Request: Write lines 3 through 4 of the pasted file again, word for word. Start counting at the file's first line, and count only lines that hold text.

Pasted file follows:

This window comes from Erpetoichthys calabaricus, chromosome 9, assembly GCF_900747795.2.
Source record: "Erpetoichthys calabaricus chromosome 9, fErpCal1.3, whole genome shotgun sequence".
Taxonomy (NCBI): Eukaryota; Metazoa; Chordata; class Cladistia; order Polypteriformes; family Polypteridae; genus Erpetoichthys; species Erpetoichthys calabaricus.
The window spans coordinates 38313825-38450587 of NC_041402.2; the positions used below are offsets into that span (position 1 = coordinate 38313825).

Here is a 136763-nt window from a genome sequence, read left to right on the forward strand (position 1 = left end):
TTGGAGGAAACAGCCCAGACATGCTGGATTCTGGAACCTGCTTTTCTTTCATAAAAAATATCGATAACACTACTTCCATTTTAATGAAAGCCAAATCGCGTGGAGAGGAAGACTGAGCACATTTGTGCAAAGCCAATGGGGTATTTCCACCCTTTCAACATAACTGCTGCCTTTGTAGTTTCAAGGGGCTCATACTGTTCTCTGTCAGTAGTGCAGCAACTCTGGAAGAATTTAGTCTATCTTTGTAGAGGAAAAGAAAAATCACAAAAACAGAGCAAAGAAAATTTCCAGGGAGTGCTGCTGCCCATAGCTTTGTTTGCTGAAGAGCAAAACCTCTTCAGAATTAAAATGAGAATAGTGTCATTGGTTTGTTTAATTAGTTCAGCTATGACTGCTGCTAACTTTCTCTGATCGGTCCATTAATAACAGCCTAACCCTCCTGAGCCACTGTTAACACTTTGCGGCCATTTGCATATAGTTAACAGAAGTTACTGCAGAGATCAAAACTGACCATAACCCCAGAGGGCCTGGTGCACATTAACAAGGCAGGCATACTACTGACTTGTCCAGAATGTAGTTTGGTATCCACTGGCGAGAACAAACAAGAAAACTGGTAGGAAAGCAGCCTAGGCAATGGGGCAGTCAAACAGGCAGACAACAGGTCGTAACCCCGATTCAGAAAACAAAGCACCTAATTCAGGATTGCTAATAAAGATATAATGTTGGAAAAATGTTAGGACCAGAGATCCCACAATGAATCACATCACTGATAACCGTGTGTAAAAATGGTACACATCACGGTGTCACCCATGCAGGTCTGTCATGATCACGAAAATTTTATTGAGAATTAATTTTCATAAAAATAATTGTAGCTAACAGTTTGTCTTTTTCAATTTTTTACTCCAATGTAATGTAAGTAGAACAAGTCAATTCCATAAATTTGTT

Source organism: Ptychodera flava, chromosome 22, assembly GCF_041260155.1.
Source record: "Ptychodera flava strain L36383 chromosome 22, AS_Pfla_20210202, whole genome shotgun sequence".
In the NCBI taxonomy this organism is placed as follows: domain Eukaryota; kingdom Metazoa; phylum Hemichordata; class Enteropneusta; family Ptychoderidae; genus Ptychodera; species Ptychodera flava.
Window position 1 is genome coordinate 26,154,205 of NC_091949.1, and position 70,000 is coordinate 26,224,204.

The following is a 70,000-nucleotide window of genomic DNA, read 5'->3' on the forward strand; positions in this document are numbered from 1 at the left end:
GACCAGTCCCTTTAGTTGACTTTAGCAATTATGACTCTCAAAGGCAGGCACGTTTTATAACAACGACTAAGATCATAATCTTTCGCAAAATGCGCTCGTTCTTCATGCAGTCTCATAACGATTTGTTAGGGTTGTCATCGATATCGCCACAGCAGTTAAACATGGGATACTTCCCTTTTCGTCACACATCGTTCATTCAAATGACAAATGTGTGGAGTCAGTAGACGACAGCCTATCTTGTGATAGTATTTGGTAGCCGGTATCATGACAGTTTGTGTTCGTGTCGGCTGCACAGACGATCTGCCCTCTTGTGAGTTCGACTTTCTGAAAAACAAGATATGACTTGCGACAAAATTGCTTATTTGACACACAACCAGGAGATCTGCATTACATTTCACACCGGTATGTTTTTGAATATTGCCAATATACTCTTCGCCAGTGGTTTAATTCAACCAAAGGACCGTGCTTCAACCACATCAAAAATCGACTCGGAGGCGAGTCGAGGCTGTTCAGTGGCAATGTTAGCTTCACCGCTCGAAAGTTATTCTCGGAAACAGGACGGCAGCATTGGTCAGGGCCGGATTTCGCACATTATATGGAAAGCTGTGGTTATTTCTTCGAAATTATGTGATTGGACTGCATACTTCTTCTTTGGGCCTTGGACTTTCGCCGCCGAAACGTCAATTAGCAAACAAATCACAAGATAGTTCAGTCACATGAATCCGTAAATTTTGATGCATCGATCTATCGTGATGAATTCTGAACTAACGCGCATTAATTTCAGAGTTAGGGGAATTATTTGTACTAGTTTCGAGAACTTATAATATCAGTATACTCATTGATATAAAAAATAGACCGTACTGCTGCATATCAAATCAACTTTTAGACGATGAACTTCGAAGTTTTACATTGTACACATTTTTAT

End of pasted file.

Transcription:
Taxonomy (NCBI): Eukaryota; Metazoa; Chordata; class Cladistia; order Polypteriformes; family Polypteridae; genus Erpetoichthys; species Erpetoichthys calabaricus.
The window spans coordinates 38313825-38450587 of NC_041402.2; the positions used below are offsets into that span (position 1 = coordinate 38313825).